In order to understand this posting, the reader first needs to understand something, about how the (volatile) memory in a computer is organized. Through the use of virtual addresses, it gets organized into user-space and kernel-space. User-space includes programs that run with elevated privileges, but also the GUI-programs that display widgets and the like on the screen. Kernel-space is reserved for the kernel of the O/S, as well as for kernel-modules, that act as device drivers in practice.

But in addition to that, modern architectures also have I/O chips – which the kernel modules would be responsible for – that run “firmware”. These more-complex I/O chips will often perform complex tasks, such as the encryption built-in to Bluetooth, without requiring that these tasks run on the CPU, or in RAM. In order to do that, I/O chips capable of doing so need a smaller program of instructions, that actually run on the I/O chip. This program is typically no longer than 1-2 KB.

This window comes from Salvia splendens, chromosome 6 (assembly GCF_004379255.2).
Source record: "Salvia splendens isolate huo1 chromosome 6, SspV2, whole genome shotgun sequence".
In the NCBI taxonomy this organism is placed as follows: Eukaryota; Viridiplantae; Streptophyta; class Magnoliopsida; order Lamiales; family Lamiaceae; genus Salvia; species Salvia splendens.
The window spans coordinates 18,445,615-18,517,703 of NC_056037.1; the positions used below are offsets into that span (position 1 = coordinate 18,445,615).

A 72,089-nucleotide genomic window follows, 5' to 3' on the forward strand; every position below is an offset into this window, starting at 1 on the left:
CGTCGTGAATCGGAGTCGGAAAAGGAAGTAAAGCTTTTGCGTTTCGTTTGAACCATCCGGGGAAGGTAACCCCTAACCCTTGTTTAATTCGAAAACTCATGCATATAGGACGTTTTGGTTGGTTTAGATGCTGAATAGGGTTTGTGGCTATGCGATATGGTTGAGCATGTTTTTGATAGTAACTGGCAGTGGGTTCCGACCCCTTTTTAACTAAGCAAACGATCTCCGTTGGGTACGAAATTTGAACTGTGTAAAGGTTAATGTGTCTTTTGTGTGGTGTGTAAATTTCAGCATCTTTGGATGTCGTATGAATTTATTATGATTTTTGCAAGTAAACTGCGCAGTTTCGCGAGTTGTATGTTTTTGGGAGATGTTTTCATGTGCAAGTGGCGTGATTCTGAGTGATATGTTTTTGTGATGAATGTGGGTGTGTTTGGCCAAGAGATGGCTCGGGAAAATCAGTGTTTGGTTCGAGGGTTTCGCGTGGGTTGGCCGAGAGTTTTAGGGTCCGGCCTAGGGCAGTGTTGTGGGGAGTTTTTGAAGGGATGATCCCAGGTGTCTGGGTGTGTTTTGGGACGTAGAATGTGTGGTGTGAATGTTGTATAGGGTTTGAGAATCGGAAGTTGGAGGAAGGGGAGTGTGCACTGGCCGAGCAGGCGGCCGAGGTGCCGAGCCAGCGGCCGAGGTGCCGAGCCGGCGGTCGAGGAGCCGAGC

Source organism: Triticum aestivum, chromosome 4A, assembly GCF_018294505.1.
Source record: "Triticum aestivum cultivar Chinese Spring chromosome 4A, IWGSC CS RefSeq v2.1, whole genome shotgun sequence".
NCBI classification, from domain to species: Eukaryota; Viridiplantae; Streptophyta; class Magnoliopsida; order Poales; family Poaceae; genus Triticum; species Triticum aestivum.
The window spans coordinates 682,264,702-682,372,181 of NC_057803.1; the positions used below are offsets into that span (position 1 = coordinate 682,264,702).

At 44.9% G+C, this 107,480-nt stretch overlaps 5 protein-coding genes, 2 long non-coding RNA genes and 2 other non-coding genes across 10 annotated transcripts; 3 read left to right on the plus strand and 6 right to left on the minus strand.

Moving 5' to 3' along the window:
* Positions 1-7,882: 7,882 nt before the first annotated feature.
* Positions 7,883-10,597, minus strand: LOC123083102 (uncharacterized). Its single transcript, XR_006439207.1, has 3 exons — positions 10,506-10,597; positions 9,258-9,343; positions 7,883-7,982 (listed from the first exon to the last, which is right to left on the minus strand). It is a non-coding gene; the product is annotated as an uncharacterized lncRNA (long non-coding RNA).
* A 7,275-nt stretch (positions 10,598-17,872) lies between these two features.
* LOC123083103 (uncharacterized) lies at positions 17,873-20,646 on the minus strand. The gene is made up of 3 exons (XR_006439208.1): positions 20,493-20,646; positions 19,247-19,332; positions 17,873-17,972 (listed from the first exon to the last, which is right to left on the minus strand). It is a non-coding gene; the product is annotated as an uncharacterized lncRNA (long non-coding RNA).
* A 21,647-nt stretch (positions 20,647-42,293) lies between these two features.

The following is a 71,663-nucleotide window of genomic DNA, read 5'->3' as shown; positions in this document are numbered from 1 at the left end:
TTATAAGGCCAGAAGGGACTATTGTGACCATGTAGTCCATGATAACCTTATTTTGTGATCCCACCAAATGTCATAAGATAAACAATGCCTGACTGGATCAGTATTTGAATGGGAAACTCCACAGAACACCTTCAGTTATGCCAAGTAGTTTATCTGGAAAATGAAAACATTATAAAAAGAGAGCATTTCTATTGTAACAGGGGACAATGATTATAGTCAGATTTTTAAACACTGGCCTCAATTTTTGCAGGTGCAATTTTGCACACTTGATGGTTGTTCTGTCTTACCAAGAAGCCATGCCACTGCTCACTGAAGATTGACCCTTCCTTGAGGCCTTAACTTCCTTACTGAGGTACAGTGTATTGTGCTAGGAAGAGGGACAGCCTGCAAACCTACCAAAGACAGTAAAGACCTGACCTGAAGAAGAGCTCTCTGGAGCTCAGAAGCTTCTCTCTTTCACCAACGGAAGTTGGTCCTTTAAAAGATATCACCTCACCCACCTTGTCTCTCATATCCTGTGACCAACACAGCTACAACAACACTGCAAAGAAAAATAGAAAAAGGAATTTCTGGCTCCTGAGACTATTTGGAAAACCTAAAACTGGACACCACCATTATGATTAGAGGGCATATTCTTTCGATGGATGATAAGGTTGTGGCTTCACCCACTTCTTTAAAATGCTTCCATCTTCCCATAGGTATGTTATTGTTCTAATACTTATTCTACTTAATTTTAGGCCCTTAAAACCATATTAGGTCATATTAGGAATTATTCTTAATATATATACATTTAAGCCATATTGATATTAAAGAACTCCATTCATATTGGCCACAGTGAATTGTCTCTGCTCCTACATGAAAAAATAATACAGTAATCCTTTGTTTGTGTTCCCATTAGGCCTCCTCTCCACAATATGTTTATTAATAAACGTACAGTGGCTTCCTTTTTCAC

(Edit 06/09/2017 :

I suppose the fact should also be acknowledged, that in order for the firmware actually to do anything, the I/O chip should also have a somewhat larger region of memory – call it a Buffer – which stores data and not code. In the case of an intelligent Bluetooth chip, that buffer would logically store whatever encryption keys are currently being applied to data, which is being streamed to and from the chip… )

So in practice, a situation which the user can run in to, is that by unpairing all his (external) Bluetooth devices, and then turning Bluetooth Off from the settings GUI, and next turning BT back On, he can Fail to Reset the Bluetooth system to its original state. The user only gets to see what the GUI is showing him – which is being controlled by programs running in user-space.

What the user may not realize, is that the way kernel-space is often organized, turning Bluetooth Off in user-space, will fail to unload the kernel-module itself, responsible for operating the Bluetooth Chip, that has firmware running on it, for the sake of argument.